Nuit debout: The rebirth of occupied squares? A protest movement sparked by a French labour reforms has led to an enduring mass presence, day and night, in Paris' Place de la Republique. As "Nuit debout" persists and spreads to other cities, writers draw parallels between the takeover of squares during the Arab Spring and the Occupy Wall Street movement.
"Understanding the distinction between organizers and amplifiers matters," writes activist and writer Dani McClain writes in The Nation while examining the value of both social media and committed on the ground organising to Black Lives Matter and other movements. Those failing to make a distinction between the two may, she says, "overrate those who excel at amplifying the passion of a movement and undervalue the organizers, who make concrete change happen."
Organisations are getting real about people power. We brought together winning campaigners to find five ways they are creating and scaling member engagement. Hear what we learned about collective identity, experimentation and even layer cakes from Human Rights Campaign, MomsRising and United We Dream.
Let's get to know each other. The divide between traditional advocacy organizations and their digitally native peers is deeper than it should be, writes Nathan Woodhull, founder of ControlShift Labs. Some groups have deep community and donor relationships needed for lasting power. Others can test, innovate and make a message viral almost overnight. To paraphrase: spend more time together and we'll all be more awesome.
Looking to engage a new generation in a nation where distrust of government is a rule, Mexico City is crowdsourcing its new constitution using Change.org and a massive outreach campaign that includes drones, YouTube, public computer kiosks and more. We're curious to see what engages people (and what doesn't). [ht Amrekha Sharma]
"In the last five years, movements have taken dynamite to the borders of political consideration, blasting open significant space on the left," writes Jesse Myerson in a piece looking at the long but highly networked path that led to Bernie Sanders's rise in America's presidential campaign. It's a movement moment, he argues, that may fail to win office but position progressives to work from a more powerful place.
Digital organising and rapid response capacity grew and learned together. Meanwhile, online engagement experiences influenced Sanders campaign strategy writes Michael Grothaus after interviewing Scott Goodstein, a key strategist in the Bernie Sanders campaign. It's a good read for digital campaigners and those obsessed with how innovative tools can be put to use.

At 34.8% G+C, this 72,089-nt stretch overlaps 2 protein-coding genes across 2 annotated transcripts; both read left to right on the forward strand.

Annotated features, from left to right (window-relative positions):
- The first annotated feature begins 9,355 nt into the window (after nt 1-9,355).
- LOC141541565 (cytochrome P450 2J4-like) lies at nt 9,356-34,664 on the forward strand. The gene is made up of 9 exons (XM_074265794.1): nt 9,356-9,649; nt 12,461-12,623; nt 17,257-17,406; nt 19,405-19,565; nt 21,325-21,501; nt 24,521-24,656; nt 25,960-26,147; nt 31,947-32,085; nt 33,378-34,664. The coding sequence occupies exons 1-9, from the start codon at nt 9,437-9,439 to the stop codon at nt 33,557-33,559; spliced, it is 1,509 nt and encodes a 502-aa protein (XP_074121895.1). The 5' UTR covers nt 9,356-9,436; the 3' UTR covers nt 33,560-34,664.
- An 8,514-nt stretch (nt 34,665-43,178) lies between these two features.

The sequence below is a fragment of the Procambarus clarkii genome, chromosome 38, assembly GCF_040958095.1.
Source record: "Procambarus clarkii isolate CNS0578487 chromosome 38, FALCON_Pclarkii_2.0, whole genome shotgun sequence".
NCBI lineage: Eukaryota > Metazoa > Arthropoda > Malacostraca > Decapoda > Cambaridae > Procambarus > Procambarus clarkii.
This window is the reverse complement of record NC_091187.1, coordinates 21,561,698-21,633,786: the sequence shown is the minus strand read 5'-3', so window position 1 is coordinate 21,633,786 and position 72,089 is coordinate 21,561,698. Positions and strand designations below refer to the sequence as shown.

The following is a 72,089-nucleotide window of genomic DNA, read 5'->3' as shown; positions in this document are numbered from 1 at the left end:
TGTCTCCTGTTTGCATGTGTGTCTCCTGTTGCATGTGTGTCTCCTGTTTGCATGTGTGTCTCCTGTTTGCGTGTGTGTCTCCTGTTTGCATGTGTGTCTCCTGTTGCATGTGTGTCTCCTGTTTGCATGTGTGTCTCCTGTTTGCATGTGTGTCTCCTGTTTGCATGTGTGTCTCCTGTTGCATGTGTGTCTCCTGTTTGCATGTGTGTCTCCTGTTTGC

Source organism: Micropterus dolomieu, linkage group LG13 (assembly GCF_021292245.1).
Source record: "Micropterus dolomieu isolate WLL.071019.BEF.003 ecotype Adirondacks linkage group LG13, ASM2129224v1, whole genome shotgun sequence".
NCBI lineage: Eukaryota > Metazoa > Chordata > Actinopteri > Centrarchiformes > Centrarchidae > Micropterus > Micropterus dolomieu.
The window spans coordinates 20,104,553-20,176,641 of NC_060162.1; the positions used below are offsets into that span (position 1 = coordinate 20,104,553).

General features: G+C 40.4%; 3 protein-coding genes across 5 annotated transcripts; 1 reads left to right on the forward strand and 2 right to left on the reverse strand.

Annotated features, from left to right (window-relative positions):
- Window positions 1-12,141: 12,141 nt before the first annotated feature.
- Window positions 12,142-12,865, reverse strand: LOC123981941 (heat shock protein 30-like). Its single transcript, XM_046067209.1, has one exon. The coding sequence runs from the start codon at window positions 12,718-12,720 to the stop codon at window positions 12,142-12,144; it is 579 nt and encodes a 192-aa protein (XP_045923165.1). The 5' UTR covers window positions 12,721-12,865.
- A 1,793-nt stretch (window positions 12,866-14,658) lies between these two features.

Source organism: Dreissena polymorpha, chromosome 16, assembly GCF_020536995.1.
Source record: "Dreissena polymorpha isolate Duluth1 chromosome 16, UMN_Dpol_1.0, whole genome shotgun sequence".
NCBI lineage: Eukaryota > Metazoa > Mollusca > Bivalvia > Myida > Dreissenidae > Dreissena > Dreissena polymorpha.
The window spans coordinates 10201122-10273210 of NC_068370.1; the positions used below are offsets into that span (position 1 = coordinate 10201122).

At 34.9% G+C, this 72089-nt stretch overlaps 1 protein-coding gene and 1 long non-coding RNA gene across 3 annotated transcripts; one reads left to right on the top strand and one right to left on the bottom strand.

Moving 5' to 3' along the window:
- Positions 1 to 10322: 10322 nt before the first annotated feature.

A cabin in the woods has become a powerful symbol of community defiance and togetherness. Will Elwell, a timber frame builder in western Massachusetts modeled his protest of the Kinder Morgan TGP Northeast Energy Direct pipeline on Henry David Thoreau's Walden cabin.
The painstaking business of movement building. Julie Quiroz and Kristen Zimmerman provide a detailed account of how the Our Walmart movement was built in Open Democracy. Starting from nurtured relationships with small circles of employees based on empathy and support, Our Walmart was able to ramp up from this base to become a national force that the corporate giant must now reckon with.
Who decides what goes and what stays? Experts estimate that at least 100,00 people worldwide (maybe many times that) are employed to moderate content on Facebook, Twitter, YouTube and other platforms. In The Secret Rules of the Internet, Catherine Buni and Soraya Chemaly, examine the opaque role content moderators play at the intersection of social responsibility, human rights and corporate profits. A must read for campaigners and activists.
Big Listening shows the way forward for LGBTQ activists. Crowdsourcing at impressive scale, the Our Tomorrow campaign described in Stanford Social Innovation Review processed over 14 thousand responses to three simple questions concerning the future of LGBTQ advocacy in the U.S. The project's experiences with online and offline data sourcing as well as its approach to big data processing are of interest to all groups thinking of doing issue-mapping work around their causes.
Can worker-owned platforms create a more equitable sharing economy? That's what Coopify is trying to do writes Alissa Quart in FastCo.Exist. She describes how the alternative app and other "platform co-op" systems aim to give employees, not executives or investors, control over wages and work.